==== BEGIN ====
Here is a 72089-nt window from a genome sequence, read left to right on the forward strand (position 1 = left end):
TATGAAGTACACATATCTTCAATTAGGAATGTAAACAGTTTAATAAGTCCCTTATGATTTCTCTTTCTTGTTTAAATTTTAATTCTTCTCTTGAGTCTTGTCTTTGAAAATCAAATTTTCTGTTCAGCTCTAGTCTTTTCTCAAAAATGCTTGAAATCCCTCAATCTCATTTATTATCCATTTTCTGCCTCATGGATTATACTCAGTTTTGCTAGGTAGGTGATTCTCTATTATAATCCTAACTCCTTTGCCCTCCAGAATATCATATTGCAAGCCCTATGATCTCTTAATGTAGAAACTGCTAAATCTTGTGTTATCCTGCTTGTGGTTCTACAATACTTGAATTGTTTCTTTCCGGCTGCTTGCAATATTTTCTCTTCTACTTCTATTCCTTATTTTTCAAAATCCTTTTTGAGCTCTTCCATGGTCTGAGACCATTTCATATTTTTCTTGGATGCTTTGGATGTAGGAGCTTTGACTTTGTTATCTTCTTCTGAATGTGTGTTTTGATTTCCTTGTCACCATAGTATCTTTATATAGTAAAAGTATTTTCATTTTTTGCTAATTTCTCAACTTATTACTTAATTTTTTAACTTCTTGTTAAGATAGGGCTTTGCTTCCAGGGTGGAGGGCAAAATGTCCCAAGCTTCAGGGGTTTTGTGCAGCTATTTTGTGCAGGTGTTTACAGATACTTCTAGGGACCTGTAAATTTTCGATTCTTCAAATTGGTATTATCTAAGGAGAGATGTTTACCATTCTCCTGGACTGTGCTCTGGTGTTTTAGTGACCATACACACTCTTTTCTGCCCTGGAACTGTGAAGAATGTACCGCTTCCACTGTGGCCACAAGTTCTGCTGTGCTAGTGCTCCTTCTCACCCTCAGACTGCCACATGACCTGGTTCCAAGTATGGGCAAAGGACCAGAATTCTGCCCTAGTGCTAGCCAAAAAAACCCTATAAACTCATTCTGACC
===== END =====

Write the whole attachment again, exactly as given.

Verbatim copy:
Here is a 72089-nt window from a genome sequence, read left to right on the forward strand (position 1 = left end):
TATGAAGTACACATATCTTCAATTAGGAATGTAAACAGTTTAATAAGTCCCTTATGATTTCTCTTTCTTGTTTAAATTTTAATTCTTCTCTTGAGTCTTGTCTTTGAAAATCAAATTTTCTGTTCAGCTCTAGTCTTTTCTCAAAAATGCTTGAAATCCCTCAATCTCATTTATTATCCATTTTCTGCCTCATGGATTATACTCAGTTTTGCTAGGTAGGTGATTCTCTATTATAATCCTAACTCCTTTGCCCTCCAGAATATCATATTGCAAGCCCTATGATCTCTTAATGTAGAAACTGCTAAATCTTGTGTTATCCTGCTTGTGGTTCTACAATACTTGAATTGTTTCTTTCCGGCTGCTTGCAATATTTTCTCTTCTACTTCTATTCCTTATTTTTCAAAATCCTTTTTGAGCTCTTCCATGGTCTGAGACCATTTCATATTTTTCTTGGATGCTTTGGATGTAGGAGCTTTGACTTTGTTATCTTCTTCTGAATGTGTGTTTTGATTTCCTTGTCACCATAGTATCTTTATATAGTAAAAGTATTTTCATTTTTTGCTAATTTCTCAACTTATTACTTAATTTTTTAACTTCTTGTTAAGATAGGGCTTTGCTTCCAGGGTGGAGGGCAAAATGTCCCAAGCTTCAGGGGTTTTGTGCAGCTATTTTGTGCAGGTGTTTACAGATACTTCTAGGGACCTGTAAATTTTCGATTCTTCAAATTGGTATTATCTAAGGAGAGATGTTTACCATTCTCCTGGACTGTGCTCTGGTGTTTTAGTGACCATACACACTCTTTTCTGCCCTGGAACTGTGAAGAATGTACCGCTTCCACTGTGGCCACAAGTTCTGCTGTGCTAGTGCTCCTTCTCACCCTCAGACTGCCACATGACCTGGTTCCAAGTATGGGCAAAGGACCAGAATTCTGCCCTAGTGCTAGCCAAAAAAACCCTATAAACTCATTCTGACC